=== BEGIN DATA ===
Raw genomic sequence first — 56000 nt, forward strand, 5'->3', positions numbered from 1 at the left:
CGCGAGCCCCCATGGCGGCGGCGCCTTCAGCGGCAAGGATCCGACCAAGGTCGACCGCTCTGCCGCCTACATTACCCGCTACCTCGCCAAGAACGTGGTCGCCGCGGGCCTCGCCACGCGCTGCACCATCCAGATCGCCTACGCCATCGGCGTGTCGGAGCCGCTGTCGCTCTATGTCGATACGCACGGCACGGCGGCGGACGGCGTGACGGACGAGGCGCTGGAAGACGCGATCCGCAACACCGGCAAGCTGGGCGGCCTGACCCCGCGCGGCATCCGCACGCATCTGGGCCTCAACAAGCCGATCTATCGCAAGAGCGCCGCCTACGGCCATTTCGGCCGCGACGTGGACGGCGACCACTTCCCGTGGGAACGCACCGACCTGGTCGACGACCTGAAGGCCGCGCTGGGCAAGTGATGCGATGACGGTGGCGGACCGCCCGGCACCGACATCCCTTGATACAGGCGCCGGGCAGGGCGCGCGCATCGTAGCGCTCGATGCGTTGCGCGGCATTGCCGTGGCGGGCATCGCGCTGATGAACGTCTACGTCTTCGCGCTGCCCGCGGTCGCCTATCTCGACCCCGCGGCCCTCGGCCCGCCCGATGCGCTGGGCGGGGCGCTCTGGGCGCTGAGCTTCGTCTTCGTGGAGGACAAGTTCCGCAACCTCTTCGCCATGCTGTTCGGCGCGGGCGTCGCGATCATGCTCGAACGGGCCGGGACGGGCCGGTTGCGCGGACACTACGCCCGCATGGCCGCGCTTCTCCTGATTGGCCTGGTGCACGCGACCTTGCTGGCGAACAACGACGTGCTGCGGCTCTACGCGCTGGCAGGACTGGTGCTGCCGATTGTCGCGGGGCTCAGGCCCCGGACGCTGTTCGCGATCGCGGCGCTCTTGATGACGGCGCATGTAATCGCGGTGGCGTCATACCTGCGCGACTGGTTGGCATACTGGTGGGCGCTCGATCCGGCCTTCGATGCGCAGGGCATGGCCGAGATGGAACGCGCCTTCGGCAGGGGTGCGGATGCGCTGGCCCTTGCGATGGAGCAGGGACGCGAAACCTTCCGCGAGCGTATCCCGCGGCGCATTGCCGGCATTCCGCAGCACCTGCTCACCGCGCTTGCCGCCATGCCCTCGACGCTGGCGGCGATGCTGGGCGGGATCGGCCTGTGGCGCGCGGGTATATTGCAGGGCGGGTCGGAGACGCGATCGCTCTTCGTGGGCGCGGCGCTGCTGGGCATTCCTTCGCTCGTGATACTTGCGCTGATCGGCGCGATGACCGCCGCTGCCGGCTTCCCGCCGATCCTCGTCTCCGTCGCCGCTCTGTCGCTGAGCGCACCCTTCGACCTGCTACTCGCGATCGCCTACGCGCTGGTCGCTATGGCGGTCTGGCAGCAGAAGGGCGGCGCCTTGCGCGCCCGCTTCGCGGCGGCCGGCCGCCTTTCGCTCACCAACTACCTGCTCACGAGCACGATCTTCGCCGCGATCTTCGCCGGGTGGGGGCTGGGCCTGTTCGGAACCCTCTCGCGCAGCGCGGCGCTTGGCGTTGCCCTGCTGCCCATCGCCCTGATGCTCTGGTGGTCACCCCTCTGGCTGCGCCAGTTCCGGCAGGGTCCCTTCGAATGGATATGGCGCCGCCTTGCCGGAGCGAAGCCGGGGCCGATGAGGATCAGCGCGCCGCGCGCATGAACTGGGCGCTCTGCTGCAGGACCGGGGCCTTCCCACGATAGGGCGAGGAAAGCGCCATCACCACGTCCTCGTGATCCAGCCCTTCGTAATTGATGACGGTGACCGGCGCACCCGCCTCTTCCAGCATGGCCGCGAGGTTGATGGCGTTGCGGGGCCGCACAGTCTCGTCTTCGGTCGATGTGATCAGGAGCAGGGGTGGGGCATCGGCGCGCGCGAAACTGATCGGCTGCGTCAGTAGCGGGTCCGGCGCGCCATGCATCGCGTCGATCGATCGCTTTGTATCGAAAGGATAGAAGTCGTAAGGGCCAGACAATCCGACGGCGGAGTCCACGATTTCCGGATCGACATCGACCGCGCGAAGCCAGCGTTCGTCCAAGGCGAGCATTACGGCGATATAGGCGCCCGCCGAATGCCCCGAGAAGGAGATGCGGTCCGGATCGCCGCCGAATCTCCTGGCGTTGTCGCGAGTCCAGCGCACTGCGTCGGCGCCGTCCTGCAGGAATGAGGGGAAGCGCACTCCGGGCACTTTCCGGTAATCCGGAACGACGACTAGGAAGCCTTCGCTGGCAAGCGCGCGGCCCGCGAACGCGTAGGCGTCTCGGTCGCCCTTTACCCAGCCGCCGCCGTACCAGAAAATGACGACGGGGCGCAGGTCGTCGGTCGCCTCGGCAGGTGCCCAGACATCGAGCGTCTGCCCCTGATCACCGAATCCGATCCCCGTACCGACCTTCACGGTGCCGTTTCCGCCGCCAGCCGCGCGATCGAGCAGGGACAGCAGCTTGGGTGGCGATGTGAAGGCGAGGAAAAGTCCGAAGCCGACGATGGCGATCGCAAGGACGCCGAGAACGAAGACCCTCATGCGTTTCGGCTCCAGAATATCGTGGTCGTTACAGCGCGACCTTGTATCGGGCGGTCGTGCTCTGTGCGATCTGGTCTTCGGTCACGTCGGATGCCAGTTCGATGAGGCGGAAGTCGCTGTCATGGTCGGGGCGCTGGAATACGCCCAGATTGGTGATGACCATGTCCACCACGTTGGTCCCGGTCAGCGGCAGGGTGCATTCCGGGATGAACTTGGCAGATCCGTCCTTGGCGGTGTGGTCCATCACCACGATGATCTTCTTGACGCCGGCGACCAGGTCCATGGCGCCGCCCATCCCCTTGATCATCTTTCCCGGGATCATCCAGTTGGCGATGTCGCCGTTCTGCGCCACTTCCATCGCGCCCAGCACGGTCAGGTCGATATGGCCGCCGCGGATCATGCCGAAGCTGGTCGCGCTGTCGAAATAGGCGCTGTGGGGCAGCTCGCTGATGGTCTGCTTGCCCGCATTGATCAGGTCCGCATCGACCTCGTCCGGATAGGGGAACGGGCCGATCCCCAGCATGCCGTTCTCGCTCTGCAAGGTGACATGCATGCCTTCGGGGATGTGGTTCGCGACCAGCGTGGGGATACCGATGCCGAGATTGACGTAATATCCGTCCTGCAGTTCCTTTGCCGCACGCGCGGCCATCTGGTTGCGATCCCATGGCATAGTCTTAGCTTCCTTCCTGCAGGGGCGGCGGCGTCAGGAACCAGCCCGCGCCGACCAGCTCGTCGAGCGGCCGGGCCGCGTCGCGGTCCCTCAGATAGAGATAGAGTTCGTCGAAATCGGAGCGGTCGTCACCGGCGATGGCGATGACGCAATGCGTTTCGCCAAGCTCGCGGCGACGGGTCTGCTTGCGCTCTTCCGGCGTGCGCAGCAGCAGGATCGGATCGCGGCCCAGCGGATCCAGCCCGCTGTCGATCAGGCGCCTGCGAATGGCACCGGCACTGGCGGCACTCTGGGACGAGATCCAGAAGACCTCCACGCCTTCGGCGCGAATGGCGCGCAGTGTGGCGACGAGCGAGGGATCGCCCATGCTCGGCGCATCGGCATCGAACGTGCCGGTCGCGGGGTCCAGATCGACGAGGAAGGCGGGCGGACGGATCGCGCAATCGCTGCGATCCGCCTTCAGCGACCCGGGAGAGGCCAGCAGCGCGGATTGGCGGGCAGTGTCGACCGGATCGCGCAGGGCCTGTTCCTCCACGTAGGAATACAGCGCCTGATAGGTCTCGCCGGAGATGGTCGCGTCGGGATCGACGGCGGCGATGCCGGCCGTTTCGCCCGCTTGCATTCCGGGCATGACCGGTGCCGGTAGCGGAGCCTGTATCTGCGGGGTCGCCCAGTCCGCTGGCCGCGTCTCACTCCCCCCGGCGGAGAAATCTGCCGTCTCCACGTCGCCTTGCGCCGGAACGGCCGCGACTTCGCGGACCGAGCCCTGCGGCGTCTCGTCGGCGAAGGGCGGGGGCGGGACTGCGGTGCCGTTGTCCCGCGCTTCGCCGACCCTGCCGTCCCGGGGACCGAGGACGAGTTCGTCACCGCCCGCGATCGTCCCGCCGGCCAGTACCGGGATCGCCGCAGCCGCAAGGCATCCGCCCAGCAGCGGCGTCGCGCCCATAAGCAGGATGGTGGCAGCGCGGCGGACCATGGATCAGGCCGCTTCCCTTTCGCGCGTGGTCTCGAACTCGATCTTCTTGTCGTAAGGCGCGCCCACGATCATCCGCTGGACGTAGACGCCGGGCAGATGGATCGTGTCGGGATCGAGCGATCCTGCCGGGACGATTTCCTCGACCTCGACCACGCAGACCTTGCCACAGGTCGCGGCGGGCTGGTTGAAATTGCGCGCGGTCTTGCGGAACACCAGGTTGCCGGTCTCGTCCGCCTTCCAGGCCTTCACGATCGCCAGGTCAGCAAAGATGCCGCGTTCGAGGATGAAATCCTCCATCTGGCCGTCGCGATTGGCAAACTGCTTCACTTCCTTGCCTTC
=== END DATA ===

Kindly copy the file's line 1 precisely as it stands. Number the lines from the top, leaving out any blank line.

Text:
Raw genomic sequence first — 56000 nt, forward strand, 5'->3', positions numbered from 1 at the left: